One of the most interesting examples that happened recently is the Katz-Sarnak conjecture asserting that the average rank of elliptic curves (ordered by some reasonable height) defined over $\mathbb{Q}$ is equal to $1/2$. This is a generalization of a more specific conjecture due to Goldfeld which asserts that the average rank of quadratic twists of a given elliptic curve is equal to $1/2$. Goldfeld's conjecture dates back to the 1970's and the Katz-Sarnak conjecture was made in the 1990's.

This is a story that was told by Manjul Bhargava during one of his lectures at Oxford where I was in the audience. He said that, as a graduate student at Princeton in the 90's, he had heard Sarnak lecture on his conjecture with Katz. Curious, Bhargava then looked up existing data on the average rank of elliptic curves and found that of the tens of thousands of elliptic curves that were tabulated, the average rank was quite large (exceeding two), and appeared to be *increasing*. The young Bhargava printed out the results and showed Sarnak the next day, stating that the data clearly does not support his conjecture. According to Bhargava, without batting an eye Sarnak said "the data is misleading; eventually the average rank will plateau and start going down towards $1/2$ when more curves are considered". Bhargava was apparently unconvinced.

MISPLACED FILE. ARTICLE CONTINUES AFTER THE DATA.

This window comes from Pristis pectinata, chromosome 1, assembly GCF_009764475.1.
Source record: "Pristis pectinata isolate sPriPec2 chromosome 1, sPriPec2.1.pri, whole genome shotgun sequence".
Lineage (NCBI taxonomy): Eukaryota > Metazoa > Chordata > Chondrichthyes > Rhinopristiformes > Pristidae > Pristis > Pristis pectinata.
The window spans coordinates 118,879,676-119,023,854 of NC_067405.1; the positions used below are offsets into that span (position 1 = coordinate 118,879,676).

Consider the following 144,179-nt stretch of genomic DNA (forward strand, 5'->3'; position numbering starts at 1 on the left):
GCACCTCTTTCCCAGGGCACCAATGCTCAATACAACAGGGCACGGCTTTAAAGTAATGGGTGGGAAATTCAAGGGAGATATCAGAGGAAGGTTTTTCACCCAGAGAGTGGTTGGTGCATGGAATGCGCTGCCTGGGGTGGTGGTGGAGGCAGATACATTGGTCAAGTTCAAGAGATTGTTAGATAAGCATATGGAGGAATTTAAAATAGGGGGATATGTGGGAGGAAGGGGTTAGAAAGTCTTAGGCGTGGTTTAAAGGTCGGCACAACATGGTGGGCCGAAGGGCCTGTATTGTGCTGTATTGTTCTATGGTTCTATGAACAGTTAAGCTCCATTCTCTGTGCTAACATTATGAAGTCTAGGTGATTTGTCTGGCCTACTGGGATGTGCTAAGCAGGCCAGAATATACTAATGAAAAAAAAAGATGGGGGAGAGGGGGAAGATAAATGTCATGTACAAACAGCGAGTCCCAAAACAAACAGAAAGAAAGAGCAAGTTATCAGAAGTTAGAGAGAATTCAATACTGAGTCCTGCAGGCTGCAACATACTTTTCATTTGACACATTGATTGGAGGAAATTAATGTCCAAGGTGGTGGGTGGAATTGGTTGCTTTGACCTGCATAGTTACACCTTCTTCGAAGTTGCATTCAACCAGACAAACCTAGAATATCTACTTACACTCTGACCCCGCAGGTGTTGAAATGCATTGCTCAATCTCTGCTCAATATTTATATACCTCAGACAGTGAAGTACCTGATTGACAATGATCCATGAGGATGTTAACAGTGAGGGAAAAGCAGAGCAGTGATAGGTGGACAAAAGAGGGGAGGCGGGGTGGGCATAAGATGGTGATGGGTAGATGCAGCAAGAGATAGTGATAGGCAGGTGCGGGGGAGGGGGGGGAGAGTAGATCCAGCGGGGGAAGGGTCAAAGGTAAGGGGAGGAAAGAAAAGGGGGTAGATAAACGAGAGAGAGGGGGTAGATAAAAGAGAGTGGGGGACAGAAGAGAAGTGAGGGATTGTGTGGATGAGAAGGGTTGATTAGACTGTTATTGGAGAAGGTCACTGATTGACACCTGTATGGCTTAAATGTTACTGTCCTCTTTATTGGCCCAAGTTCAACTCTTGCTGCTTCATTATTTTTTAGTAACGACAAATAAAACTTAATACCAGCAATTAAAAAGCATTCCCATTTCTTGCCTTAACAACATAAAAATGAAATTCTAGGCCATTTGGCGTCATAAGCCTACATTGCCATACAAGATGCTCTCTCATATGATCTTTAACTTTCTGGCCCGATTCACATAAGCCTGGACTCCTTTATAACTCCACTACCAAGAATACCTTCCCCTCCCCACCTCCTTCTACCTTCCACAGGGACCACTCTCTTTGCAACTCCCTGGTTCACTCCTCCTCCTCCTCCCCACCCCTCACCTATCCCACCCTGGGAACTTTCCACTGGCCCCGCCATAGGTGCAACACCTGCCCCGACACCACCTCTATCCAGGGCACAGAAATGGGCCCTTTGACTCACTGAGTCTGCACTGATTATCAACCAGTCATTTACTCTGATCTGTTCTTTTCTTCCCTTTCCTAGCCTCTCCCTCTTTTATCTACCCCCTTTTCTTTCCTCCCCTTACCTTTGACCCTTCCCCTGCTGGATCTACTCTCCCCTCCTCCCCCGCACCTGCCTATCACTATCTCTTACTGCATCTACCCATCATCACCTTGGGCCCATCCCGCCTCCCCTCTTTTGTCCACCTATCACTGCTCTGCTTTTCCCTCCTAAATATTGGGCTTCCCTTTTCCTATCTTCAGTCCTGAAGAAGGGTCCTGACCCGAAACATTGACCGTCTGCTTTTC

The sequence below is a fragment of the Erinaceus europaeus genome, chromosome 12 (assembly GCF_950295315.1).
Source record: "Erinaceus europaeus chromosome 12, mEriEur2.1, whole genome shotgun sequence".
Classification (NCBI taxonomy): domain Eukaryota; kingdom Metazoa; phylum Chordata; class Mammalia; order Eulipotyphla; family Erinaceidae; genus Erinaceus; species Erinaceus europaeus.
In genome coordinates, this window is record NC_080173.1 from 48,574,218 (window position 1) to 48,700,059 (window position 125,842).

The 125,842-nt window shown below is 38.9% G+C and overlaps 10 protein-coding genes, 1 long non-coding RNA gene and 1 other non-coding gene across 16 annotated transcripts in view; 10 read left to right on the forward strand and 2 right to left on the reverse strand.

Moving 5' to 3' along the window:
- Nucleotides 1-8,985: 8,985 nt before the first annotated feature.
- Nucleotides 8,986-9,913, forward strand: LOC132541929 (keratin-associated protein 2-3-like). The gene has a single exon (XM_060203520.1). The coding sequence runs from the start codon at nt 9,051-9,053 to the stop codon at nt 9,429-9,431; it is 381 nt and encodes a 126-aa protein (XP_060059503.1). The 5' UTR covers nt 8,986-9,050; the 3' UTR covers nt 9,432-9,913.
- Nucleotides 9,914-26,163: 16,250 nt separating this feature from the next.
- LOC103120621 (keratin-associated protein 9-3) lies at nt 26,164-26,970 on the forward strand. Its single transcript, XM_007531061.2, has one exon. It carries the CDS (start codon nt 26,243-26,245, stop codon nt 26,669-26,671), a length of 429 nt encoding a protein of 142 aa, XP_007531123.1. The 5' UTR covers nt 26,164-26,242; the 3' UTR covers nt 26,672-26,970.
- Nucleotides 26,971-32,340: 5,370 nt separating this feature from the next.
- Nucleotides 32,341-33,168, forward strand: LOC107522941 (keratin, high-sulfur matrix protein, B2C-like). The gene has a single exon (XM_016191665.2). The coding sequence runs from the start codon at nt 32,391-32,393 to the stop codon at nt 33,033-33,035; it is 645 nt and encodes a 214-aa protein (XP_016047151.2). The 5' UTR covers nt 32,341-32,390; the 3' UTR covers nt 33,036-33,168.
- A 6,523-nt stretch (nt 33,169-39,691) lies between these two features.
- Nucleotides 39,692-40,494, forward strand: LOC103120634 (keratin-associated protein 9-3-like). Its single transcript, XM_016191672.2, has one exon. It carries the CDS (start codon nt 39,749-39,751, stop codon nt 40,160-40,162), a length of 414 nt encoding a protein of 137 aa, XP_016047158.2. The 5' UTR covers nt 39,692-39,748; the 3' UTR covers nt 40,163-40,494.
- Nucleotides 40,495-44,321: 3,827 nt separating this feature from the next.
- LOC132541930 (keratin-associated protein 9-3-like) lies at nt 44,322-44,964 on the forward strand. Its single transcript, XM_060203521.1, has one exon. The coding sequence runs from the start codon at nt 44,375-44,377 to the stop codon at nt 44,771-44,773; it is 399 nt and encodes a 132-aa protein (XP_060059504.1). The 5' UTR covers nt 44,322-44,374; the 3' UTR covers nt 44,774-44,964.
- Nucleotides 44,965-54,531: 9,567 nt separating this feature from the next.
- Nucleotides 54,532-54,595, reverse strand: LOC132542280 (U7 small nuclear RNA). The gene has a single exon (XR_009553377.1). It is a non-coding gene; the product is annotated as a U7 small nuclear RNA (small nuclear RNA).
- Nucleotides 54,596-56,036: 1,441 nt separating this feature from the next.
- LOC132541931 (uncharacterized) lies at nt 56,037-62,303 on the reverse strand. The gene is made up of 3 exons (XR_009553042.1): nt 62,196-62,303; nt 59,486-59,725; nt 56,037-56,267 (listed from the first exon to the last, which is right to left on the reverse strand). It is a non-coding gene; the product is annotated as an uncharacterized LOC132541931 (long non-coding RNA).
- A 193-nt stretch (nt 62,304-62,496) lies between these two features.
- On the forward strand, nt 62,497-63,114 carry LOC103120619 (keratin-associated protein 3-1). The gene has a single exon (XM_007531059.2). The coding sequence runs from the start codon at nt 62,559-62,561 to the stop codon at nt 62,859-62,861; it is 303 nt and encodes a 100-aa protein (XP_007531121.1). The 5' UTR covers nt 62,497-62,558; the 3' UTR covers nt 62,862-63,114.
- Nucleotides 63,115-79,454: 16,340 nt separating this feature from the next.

The story of course eventually leads to the groundbreaking work of Bhargava and Arul Shankar in the last decade on average rank of elliptic curves. In three spectacular papers(here, here, and here) they proved that the average rank of elliptic curves, sorted by the "naive height" defined for an elliptic curve given in short Weierstrass form $E_{A,B} : y^2 = x^3 + Ax + B, A,B \in \mathbb{Z}$ as $H(E_{A,B}) = \max\{4|A|^3, 27B^2\}$, is at most $1.5, 1.17, 0.885$ respectively. The lecture mentioned above was given in 2016. At the time, the existing data had not yet shown that the average rank dips below 1, even though the best theoretical result gives an upper bound of $0.885$. Bhargava ended his talk by displaying a brand new chart showing that the average rank seems to dip below $0.9$, still above the theoretical bound, compiled by the work of his students and collaborators.

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